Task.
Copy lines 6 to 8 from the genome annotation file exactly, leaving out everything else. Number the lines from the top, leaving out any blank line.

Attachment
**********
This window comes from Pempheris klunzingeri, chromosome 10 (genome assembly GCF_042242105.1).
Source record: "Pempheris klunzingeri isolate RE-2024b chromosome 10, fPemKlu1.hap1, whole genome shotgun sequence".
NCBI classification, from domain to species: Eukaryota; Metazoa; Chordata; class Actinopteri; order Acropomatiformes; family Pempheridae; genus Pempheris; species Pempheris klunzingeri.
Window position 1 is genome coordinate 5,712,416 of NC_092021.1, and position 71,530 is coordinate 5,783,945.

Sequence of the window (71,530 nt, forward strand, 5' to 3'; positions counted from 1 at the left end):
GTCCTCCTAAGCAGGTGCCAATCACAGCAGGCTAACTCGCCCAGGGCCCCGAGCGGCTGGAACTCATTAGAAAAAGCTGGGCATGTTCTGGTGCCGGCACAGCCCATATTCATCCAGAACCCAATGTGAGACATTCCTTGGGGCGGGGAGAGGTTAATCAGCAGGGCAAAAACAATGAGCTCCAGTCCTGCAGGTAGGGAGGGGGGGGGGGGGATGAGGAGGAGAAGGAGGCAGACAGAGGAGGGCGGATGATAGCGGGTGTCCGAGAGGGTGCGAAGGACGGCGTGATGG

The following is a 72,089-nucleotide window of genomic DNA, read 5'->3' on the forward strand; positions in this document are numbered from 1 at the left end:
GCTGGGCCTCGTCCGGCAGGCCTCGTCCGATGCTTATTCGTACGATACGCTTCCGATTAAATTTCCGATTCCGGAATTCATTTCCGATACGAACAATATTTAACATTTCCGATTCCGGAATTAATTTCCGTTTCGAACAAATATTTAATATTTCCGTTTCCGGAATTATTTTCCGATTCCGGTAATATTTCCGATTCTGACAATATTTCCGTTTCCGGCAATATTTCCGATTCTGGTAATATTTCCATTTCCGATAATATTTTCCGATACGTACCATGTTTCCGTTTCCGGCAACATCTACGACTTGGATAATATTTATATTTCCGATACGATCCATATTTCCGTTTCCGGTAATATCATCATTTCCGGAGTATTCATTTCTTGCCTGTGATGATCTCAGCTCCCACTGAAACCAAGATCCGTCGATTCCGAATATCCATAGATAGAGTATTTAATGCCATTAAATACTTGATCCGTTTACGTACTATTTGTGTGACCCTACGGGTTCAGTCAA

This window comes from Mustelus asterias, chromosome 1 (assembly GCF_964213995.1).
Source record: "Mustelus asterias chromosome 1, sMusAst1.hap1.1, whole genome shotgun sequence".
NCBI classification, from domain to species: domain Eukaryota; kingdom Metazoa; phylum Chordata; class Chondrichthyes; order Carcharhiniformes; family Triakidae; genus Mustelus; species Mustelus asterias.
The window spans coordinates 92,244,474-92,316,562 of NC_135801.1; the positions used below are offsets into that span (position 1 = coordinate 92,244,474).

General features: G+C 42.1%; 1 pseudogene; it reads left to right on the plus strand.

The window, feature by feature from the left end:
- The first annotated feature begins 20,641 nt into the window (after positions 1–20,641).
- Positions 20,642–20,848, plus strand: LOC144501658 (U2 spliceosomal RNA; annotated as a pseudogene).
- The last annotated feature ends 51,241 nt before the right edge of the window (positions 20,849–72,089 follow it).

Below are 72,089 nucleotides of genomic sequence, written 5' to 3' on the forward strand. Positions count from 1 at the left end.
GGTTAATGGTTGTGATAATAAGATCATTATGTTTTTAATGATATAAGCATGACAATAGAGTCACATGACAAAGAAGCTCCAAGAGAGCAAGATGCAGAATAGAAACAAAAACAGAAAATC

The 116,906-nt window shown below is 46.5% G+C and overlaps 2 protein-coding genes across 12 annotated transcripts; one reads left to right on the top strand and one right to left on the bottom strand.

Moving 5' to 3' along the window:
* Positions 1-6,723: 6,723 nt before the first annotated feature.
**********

GTCCTCCTAAGCAGGTGCCAATCACAGCAGGCTAACTCGCCCAGGGCCCCGAGCGGCTGGAACTCATTAGAAAAAGCTGGGCATGTTCTGGTGCCGGCACAGCCCATATTCATCCAGAACCCAATGTGAGACATTCCTTGGGGCGGGGAGAGGTTAATCAGCAGGGCAAAAACAATGAGCTCCAGTCCTGCAGGTAGGGAGGGGGGGGGGGGGATGAGGAGGAGAAGGAGGCAGACAGAGGAGGGCGGATGATAGCGGGTGTCCGAGAGGGTGCGAAGGACGGCGTGATGG

The following is a 72,089-nucleotide window of genomic DNA, read 5'->3' on the forward strand; positions in this document are numbered from 1 at the left end:
GCTGGGCCTCGTCCGGCAGGCCTCGTCCGATGCTTATTCGTACGATACGCTTCCGATTAAATTTCCGATTCCGGAATTCATTTCCGATACGAACAATATTTAACATTTCCGATTCCGGAATTAATTTCCGTTTCGAACAAATATTTAATATTTCCGTTTCCGGAATTATTTTCCGATTCCGGTAATATTTCCGATTCTGACAATATTTCCGTTTCCGGCAATATTTCCGATTCTGGTAATATTTCCATTTCCGATAATATTTTCCGATACGTACCATGTTTCCGTTTCCGGCAACATCTACGACTTGGATAATATTTATATTTCCGATACGATCCATATTTCCGTTTCCGGTAATATCATCATTTCCGGAGTATTCATTTCTTGCCTGTGATGATCTCAGCTCCCACTGAAACCAAGATCCGTCGATTCCGAATATCCATAGATAGAGTATTTAATGCCATTAAATACTTGATCCGTTTACGTACTATTTGTGTGACCCTACGGGTTCAGTCAA